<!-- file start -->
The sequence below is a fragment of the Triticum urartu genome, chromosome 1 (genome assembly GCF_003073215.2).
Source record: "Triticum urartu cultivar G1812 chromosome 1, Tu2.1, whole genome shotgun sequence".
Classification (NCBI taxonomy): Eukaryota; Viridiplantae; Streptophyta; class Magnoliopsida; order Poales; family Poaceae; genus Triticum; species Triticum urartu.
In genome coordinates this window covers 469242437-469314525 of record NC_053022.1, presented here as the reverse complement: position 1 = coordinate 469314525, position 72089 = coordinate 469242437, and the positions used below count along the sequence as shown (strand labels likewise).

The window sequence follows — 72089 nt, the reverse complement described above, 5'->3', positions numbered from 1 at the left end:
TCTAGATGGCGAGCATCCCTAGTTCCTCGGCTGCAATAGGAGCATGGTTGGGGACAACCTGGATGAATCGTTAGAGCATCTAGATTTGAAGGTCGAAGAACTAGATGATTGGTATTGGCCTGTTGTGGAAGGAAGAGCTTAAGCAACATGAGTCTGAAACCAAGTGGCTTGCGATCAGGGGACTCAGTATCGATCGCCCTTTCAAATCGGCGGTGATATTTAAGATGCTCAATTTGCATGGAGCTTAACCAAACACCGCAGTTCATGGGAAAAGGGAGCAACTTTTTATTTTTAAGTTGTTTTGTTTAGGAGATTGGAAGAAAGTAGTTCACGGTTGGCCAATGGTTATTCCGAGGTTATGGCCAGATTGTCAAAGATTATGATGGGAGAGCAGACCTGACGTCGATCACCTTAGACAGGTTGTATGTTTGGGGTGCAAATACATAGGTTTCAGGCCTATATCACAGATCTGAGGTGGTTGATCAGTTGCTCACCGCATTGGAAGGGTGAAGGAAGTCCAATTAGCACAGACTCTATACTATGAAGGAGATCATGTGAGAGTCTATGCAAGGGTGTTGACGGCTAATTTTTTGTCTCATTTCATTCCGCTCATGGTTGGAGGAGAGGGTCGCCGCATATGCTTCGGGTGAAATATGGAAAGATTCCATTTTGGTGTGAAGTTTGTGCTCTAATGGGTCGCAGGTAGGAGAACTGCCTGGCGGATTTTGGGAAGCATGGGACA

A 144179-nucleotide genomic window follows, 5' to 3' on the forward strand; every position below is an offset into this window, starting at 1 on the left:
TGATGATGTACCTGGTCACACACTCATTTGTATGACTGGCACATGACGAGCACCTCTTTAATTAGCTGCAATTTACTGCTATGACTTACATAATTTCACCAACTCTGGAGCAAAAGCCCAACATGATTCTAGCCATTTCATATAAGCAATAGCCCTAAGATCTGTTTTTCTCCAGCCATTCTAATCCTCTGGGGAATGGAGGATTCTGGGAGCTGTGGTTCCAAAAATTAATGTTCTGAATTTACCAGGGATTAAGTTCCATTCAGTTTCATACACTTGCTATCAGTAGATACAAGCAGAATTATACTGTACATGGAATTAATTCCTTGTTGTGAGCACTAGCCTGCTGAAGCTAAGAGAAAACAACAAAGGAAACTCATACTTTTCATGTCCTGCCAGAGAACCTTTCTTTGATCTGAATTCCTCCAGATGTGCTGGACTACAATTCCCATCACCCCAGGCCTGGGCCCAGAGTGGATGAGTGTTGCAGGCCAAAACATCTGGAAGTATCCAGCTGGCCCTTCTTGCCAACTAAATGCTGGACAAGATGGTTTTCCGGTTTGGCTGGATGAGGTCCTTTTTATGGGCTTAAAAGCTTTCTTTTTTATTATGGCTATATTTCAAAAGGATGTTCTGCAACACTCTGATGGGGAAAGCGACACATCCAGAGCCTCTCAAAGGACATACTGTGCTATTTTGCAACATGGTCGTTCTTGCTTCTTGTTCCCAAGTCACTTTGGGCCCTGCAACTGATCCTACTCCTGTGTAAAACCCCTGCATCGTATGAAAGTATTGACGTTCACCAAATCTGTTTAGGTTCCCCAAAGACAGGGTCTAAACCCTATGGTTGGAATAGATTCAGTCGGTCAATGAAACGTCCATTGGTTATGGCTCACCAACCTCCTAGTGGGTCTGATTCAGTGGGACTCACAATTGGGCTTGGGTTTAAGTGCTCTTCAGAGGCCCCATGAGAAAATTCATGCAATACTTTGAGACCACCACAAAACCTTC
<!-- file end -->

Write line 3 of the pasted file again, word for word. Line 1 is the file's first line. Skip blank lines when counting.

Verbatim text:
Classification (NCBI taxonomy): Eukaryota; Viridiplantae; Streptophyta; class Magnoliopsida; order Poales; family Poaceae; genus Triticum; species Triticum urartu.